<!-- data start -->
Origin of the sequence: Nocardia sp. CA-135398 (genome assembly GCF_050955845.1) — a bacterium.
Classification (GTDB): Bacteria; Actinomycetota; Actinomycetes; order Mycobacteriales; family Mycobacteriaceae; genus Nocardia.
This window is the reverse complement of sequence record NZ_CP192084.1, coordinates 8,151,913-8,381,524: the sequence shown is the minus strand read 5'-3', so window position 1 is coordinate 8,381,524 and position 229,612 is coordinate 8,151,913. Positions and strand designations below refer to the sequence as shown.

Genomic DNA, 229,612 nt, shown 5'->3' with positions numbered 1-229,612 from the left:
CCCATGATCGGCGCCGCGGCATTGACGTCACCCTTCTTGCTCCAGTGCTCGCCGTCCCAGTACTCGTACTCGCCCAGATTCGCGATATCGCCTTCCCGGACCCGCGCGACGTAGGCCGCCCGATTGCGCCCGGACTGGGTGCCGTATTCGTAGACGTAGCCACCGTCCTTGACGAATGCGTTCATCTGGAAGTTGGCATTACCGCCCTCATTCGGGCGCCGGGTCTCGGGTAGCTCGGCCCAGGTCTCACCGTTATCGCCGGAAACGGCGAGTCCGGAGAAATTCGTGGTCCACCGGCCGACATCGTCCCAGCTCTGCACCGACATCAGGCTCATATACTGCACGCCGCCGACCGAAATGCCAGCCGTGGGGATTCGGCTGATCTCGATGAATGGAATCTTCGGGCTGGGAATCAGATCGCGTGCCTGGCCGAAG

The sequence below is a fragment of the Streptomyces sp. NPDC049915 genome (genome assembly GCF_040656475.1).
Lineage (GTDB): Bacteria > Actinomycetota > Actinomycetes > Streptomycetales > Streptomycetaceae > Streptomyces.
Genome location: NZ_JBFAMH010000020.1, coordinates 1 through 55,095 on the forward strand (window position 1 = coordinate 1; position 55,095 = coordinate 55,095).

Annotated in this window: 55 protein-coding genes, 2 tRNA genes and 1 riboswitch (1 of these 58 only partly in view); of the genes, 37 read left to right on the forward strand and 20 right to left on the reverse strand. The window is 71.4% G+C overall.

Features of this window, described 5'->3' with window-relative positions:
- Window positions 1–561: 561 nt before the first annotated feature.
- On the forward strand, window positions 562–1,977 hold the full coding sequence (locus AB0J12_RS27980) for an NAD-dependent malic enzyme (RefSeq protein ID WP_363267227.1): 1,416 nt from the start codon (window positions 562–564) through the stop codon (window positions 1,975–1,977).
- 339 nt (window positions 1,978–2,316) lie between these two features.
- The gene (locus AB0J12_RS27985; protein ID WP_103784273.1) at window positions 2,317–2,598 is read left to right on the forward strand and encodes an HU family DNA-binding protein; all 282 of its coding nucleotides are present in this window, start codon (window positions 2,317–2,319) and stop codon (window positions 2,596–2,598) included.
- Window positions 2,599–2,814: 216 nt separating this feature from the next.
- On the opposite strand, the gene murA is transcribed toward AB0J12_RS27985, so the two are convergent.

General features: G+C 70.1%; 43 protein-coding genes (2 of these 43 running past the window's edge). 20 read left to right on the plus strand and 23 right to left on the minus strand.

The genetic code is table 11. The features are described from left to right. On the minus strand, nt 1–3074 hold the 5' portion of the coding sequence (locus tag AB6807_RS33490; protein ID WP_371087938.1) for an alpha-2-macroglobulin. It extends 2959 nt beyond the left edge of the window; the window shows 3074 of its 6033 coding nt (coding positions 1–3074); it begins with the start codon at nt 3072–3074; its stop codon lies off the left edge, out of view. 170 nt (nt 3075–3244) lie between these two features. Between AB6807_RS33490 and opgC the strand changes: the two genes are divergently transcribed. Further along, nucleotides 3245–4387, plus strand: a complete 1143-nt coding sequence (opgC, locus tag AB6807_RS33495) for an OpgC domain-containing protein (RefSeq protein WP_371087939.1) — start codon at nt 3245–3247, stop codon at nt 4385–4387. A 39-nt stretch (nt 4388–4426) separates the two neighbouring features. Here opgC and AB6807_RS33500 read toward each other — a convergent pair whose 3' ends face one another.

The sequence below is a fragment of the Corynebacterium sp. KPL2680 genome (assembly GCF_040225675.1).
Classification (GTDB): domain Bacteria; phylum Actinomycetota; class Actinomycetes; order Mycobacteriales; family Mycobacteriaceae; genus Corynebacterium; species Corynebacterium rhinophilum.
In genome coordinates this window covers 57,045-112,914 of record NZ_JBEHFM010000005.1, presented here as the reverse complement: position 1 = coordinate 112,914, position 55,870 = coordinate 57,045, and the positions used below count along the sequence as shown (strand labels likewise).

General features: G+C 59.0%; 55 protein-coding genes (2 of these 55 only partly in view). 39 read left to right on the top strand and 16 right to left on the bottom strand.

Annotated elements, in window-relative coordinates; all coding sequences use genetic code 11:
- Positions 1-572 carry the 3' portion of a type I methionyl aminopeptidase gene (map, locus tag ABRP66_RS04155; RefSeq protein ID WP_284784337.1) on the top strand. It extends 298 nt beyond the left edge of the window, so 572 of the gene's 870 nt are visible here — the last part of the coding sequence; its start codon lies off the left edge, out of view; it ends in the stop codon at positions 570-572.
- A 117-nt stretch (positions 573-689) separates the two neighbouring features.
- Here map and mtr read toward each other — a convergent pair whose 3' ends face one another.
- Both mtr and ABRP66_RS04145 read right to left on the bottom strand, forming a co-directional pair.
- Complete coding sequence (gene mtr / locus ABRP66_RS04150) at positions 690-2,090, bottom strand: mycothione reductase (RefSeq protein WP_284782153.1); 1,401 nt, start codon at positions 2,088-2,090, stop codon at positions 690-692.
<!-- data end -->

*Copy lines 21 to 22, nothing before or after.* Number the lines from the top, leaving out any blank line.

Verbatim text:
In genome coordinates this window covers 57,045-112,914 of record NZ_JBEHFM010000005.1, presented here as the reverse complement: position 1 = coordinate 112,914, position 55,870 = coordinate 57,045, and the positions used below count along the sequence as shown (strand labels likewise).

General features: G+C 59.0%; 55 protein-coding genes (2 of these 55 only partly in view). 39 read left to right on the top strand and 16 right to left on the bottom strand.